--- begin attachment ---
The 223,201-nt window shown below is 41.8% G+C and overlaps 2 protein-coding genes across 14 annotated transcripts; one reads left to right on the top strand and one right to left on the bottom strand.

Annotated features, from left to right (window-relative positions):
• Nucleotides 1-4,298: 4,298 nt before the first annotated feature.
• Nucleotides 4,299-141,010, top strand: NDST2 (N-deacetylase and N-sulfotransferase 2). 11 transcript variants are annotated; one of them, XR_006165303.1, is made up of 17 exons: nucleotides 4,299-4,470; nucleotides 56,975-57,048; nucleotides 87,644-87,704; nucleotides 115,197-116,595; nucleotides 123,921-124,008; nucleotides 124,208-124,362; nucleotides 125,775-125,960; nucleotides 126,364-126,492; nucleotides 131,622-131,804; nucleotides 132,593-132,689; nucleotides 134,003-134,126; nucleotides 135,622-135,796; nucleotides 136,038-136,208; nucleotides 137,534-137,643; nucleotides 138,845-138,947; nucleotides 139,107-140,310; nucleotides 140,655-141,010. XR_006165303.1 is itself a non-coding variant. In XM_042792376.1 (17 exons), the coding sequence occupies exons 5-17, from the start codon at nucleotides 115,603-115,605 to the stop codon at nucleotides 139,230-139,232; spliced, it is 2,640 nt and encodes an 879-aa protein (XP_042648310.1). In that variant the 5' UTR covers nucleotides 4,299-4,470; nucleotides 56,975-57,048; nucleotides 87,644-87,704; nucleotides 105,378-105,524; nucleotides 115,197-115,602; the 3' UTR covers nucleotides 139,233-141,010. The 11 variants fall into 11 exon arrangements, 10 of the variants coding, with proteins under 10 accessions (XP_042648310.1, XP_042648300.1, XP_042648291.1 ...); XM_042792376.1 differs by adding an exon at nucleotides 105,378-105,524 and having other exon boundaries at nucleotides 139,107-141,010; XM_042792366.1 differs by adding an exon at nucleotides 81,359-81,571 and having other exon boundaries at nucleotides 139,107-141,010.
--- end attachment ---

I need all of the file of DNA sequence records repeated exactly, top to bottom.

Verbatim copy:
The 223,201-nt window shown below is 41.8% G+C and overlaps 2 protein-coding genes across 14 annotated transcripts; one reads left to right on the top strand and one right to left on the bottom strand.

Annotated features, from left to right (window-relative positions):
• Nucleotides 1-4,298: 4,298 nt before the first annotated feature.
• Nucleotides 4,299-141,010, top strand: NDST2 (N-deacetylase and N-sulfotransferase 2). 11 transcript variants are annotated; one of them, XR_006165303.1, is made up of 17 exons: nucleotides 4,299-4,470; nucleotides 56,975-57,048; nucleotides 87,644-87,704; nucleotides 115,197-116,595; nucleotides 123,921-124,008; nucleotides 124,208-124,362; nucleotides 125,775-125,960; nucleotides 126,364-126,492; nucleotides 131,622-131,804; nucleotides 132,593-132,689; nucleotides 134,003-134,126; nucleotides 135,622-135,796; nucleotides 136,038-136,208; nucleotides 137,534-137,643; nucleotides 138,845-138,947; nucleotides 139,107-140,310; nucleotides 140,655-141,010. XR_006165303.1 is itself a non-coding variant. In XM_042792376.1 (17 exons), the coding sequence occupies exons 5-17, from the start codon at nucleotides 115,603-115,605 to the stop codon at nucleotides 139,230-139,232; spliced, it is 2,640 nt and encodes an 879-aa protein (XP_042648310.1). In that variant the 5' UTR covers nucleotides 4,299-4,470; nucleotides 56,975-57,048; nucleotides 87,644-87,704; nucleotides 105,378-105,524; nucleotides 115,197-115,602; the 3' UTR covers nucleotides 139,233-141,010. The 11 variants fall into 11 exon arrangements, 10 of the variants coding, with proteins under 10 accessions (XP_042648310.1, XP_042648300.1, XP_042648291.1 ...); XM_042792376.1 differs by adding an exon at nucleotides 105,378-105,524 and having other exon boundaries at nucleotides 139,107-141,010; XM_042792366.1 differs by adding an exon at nucleotides 81,359-81,571 and having other exon boundaries at nucleotides 139,107-141,010.